Review: See What I Have Done by Sarah Schmidt

Title: See What I Have Done by Sarah Schmidt
Publisher: Atlantic Monthly Press
Genre: Historical, Fiction
Length: 324 pages
Book Rating: C

Complimentary Review Copy Provided by Publisher Through NetGalley

Summary:

Lizzie Borden took an axe
And gave her mother forty whacks.
When she saw what she had done,
She gave her father forty-one.

Or did she?

In this riveting debut novel, See What I Have Done, Sarah Schmidt recasts one of the most spellbinding murder cases of all time into a sensitive and humane portrait of two sisters caught inside a volatile household—and what it means to be free and truly loved.

On the morning of August 4, 1892, Lizzie Borden calls out to her maid Bridget: Someone’s killed father. The discovery of the brutal axe-murders of Andrew and Abby Borden under their own roof in Fall River, Massachusetts paralyzes the small community. No one can understand why anyone would want to harm the respected Bordens. But secret witnesses to the crime have a different tale to tell—of a father with an explosive temper; a spiteful step-mother; and two spinster sisters, with a bond even stronger than blood, desperate for their independence.

As the police search for clues, Emma comforts an increasingly distraught Lizzie whose memories flash in scattered fragments. Had she been in the barn or the pear arbor to escape the stifling heat of the house? Before or after she last spoke to her stepmother? Were they really gone and would everything be better now? Through the overlapping perspectives of the unreliable Lizzie, her older sister Emma, the housemaid Bridget, and the enigmatic stranger Benjamin, we return to what happened on that fateful day.

Review:

See What I Have Done by Sarah Schmidt is a fictionalized novel about the infamous Lizzie Border and the still unsolved murders of her father and stepmother.

On August 4, 1892, Lizzie Borden made a gruesome discovery when she found her father Andrew’s lifeless body in the parlor.  Not too long after the family doctor and local police arrive at the Borden home, her stepmother Abby’s remains are found in the upstairs guestroom. The only other person in the house at the time of the murders is the Borden maid, Bridget.  Also visiting at time of the deaths is the Borden sisters’ maternal uncle, John Morse, but he is out of the house at the time of deaths.  Lizzie’s older sister Emma also still lives at home but she is currently staying with a friend out of town so she is not considered a suspect.  Although Lizzie is eventually arrested and tried for the double homicide, she is ultimately acquitted and the world has remained fascinated with the Borden family and the deaths ever since.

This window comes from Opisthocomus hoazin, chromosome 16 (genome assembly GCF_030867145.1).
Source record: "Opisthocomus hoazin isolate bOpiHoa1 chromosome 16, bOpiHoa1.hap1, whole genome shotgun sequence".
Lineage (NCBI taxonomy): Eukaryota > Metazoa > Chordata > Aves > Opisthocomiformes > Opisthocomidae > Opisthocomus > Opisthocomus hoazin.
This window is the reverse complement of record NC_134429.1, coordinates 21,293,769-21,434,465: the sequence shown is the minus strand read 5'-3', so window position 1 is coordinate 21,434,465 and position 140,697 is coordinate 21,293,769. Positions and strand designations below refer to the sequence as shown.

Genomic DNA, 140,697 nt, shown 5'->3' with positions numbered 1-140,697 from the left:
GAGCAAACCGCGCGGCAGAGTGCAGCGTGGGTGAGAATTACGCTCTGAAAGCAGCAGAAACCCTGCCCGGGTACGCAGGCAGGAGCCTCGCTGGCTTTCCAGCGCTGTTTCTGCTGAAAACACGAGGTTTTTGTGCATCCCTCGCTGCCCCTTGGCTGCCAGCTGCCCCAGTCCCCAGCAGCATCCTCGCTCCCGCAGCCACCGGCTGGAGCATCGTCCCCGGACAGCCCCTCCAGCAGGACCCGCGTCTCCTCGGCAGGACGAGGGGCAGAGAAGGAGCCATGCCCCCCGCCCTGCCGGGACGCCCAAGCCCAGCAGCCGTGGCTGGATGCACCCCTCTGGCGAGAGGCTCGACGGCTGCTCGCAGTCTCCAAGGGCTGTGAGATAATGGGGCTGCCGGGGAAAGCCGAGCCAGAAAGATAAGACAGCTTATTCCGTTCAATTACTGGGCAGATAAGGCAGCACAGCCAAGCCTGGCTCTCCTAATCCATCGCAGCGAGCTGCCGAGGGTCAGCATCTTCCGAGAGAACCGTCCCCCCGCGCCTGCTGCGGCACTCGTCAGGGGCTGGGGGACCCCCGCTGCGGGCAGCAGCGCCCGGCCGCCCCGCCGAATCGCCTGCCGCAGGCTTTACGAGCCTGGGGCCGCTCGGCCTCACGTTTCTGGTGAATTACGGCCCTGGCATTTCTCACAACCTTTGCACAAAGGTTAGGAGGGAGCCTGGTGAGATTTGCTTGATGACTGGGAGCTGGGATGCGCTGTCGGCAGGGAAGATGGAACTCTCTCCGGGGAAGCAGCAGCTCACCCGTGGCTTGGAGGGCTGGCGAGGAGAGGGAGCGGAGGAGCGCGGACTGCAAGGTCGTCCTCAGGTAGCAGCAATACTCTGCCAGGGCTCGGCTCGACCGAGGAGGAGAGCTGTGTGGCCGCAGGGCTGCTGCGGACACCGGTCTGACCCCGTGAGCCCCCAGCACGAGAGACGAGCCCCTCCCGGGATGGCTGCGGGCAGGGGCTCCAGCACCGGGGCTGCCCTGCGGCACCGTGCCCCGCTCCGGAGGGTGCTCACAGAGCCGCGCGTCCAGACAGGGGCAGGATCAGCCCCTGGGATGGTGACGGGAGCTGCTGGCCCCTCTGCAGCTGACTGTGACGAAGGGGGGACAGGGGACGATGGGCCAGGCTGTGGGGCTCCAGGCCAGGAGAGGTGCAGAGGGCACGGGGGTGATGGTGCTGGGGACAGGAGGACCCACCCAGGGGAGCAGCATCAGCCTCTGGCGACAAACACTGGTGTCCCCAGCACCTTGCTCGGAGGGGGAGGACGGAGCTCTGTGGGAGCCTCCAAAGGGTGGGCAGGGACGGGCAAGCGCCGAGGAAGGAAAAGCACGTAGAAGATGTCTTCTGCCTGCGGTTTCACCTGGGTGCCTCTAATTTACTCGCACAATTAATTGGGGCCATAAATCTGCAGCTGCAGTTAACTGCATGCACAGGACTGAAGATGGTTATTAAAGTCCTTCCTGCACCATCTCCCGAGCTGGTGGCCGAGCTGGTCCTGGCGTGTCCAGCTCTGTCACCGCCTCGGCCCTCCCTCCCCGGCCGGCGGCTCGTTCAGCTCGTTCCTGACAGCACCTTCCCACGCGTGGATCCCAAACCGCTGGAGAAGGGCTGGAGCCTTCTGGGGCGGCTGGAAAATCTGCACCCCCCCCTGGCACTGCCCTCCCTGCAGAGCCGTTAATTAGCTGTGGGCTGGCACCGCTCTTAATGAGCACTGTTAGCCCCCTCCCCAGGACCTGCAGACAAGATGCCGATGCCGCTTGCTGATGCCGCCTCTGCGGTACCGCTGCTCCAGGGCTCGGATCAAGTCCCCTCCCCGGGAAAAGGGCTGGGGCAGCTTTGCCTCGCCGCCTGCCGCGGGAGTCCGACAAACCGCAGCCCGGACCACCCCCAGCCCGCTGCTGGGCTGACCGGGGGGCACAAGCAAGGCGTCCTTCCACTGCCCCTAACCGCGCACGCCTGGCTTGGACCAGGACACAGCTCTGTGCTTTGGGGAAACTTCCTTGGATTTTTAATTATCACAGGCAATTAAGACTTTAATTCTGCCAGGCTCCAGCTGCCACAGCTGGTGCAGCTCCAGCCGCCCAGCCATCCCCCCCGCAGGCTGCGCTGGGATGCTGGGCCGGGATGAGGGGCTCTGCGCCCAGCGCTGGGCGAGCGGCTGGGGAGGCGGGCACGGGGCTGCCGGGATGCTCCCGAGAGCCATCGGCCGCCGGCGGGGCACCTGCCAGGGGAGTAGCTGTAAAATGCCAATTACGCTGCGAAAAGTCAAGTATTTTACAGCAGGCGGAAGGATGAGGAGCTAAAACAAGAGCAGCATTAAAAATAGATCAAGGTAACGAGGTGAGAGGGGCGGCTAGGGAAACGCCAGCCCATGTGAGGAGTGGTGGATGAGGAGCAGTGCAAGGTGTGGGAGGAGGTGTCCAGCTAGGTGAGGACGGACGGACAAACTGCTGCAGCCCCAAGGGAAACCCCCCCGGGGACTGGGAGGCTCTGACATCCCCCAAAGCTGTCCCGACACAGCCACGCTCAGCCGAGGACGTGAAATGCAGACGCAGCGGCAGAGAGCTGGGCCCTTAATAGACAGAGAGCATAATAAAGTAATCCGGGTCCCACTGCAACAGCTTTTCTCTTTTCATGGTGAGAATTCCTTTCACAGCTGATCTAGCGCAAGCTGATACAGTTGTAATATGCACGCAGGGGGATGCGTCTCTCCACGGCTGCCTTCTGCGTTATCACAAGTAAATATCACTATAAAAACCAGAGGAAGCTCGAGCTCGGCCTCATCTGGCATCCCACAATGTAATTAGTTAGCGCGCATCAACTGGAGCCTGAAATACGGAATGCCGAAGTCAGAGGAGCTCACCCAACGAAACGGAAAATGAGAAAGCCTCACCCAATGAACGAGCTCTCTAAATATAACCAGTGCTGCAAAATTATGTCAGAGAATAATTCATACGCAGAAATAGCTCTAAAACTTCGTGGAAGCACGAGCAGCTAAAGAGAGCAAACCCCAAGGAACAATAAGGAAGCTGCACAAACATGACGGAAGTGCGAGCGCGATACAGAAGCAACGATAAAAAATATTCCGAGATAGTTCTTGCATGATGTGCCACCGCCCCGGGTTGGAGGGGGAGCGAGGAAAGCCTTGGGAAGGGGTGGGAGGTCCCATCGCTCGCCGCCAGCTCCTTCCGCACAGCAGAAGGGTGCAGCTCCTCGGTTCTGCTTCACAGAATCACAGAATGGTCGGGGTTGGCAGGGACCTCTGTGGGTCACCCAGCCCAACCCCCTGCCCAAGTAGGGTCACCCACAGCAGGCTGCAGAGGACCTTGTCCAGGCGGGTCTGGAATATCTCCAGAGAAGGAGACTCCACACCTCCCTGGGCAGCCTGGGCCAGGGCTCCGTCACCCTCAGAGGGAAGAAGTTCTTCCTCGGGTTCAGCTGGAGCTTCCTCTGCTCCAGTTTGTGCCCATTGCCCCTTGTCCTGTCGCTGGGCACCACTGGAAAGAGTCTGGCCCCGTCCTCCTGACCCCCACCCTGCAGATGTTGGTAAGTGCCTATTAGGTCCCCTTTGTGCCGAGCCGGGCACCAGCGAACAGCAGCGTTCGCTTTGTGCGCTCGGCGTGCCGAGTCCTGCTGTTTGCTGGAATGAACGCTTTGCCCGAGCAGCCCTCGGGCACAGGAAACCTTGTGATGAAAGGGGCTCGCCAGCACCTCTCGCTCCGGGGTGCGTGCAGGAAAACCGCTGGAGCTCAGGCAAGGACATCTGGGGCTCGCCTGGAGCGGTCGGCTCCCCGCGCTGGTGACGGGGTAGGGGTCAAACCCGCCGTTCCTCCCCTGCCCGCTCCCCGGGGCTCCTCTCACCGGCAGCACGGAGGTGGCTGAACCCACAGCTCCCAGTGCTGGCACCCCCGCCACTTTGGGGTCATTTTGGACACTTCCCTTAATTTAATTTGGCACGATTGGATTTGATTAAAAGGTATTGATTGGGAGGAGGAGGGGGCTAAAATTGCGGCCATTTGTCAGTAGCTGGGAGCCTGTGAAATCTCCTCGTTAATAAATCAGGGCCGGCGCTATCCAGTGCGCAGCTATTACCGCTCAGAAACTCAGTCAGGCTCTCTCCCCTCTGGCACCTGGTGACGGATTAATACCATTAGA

In  See What I Have Done, the narration rotates between Lizzie, Bridget, Emma and a completely fictional character, Benjamin, a thug hired by Uncle John for a somewhat mysterious purpose. The four voices are distinct and each brings a unique perspective to the Borden household.  Lizzie is portrayed as quite manipulative and she comes across as somewhat childlike despite the fact she 32 years old at the time of the murders. She is definitely the least sympathetic or likable person in the novel and she certainly has the motive, means and opportunity to commit to commit the murders. Bridget is an Irish immigrant who wants nothing more than leave her position with the Bordens and return to Ireland but Abby Borden convinced her to remain with the family. However, Bridget has managed to save enough money to put her plan in motion, but will Abby allow her to leave? John’s relationship with his nieces is portrayed as somewhat troubled with a  kind of an icky factor that comes across as somewhat incestuous (shudder). The inclusion of Benjamin in the novel is rather odd and further muddies an already muddled narrative.  Emma is incredibly loyal to Lizzie and she easily capitulates to her sister’s selfish demands.

For the most part, the storyline focuses mainly on the  day before and the day of the murders with a few other dates thrown in near the end of the novel.  The chapters from Lizzie’s perspective support the widely held theory she is a murderess and that she made more than one attempt to commit murder before finally succeeding.  The writing style for Lizzie’s chapters is off-putting which makes it difficult to maintain readers’ attention. There is also a great deal of repetition that contributes to the slow pacing of the story.

If you are new to Lizzie Borden and the still unsolved murders of her father and stepmother, then See What I Have Done is the book for you. However, if you are looking for new information about the case, you might not enjoy the novel because, outside of the addition of the fictional character Benjamin, Sarah Schmidt remains true to the known facts of the case and offers very little new insight into the murders.

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1 Comment

Filed under Atlantic Monthly Press, Fiction, Historical, Rated C, Review, Sarah Schmidt, See What I Have Done

One Response to Review: See What I Have Done by Sarah Schmidt

  1. Timitra

    How frustrating that it doesn’t advance. Thanks for the review Kathy